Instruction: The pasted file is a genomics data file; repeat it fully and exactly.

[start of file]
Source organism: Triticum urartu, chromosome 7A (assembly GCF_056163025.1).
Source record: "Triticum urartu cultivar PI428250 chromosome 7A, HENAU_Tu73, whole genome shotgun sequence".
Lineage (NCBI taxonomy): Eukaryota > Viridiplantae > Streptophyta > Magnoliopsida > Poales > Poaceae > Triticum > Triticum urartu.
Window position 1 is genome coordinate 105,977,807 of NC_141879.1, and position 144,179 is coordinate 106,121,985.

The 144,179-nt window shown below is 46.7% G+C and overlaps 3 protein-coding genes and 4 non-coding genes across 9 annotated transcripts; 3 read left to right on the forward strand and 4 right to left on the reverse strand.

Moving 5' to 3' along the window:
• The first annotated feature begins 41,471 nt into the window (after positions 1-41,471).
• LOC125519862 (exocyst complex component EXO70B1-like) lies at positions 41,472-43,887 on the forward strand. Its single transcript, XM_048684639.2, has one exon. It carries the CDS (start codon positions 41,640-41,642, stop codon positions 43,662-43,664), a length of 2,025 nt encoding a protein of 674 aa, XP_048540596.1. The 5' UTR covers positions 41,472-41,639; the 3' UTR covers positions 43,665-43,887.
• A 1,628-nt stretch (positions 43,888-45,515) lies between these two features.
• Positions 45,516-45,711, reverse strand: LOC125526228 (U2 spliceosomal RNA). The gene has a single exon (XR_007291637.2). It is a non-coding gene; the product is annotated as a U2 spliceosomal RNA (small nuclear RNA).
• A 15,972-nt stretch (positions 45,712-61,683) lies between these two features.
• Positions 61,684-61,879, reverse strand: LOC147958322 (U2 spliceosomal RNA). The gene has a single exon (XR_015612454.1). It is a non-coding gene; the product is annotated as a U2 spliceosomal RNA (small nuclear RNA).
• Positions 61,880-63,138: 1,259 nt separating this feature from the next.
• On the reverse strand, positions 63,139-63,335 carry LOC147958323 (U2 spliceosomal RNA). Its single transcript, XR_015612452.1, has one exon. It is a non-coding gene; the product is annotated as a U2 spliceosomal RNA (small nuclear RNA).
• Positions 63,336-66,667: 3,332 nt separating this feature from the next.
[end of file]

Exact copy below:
Source organism: Triticum urartu, chromosome 7A (assembly GCF_056163025.1).
Source record: "Triticum urartu cultivar PI428250 chromosome 7A, HENAU_Tu73, whole genome shotgun sequence".
Lineage (NCBI taxonomy): Eukaryota > Viridiplantae > Streptophyta > Magnoliopsida > Poales > Poaceae > Triticum > Triticum urartu.
Window position 1 is genome coordinate 105,977,807 of NC_141879.1, and position 144,179 is coordinate 106,121,985.

The 144,179-nt window shown below is 46.7% G+C and overlaps 3 protein-coding genes and 4 non-coding genes across 9 annotated transcripts; 3 read left to right on the forward strand and 4 right to left on the reverse strand.

Moving 5' to 3' along the window:
• The first annotated feature begins 41,471 nt into the window (after positions 1-41,471).
• LOC125519862 (exocyst complex component EXO70B1-like) lies at positions 41,472-43,887 on the forward strand. Its single transcript, XM_048684639.2, has one exon. It carries the CDS (start codon positions 41,640-41,642, stop codon positions 43,662-43,664), a length of 2,025 nt encoding a protein of 674 aa, XP_048540596.1. The 5' UTR covers positions 41,472-41,639; the 3' UTR covers positions 43,665-43,887.
• A 1,628-nt stretch (positions 43,888-45,515) lies between these two features.
• Positions 45,516-45,711, reverse strand: LOC125526228 (U2 spliceosomal RNA). The gene has a single exon (XR_007291637.2). It is a non-coding gene; the product is annotated as a U2 spliceosomal RNA (small nuclear RNA).
• A 15,972-nt stretch (positions 45,712-61,683) lies between these two features.
• Positions 61,684-61,879, reverse strand: LOC147958322 (U2 spliceosomal RNA). The gene has a single exon (XR_015612454.1). It is a non-coding gene; the product is annotated as a U2 spliceosomal RNA (small nuclear RNA).
• Positions 61,880-63,138: 1,259 nt separating this feature from the next.
• On the reverse strand, positions 63,139-63,335 carry LOC147958323 (U2 spliceosomal RNA). Its single transcript, XR_015612452.1, has one exon. It is a non-coding gene; the product is annotated as a U2 spliceosomal RNA (small nuclear RNA).
• Positions 63,336-66,667: 3,332 nt separating this feature from the next.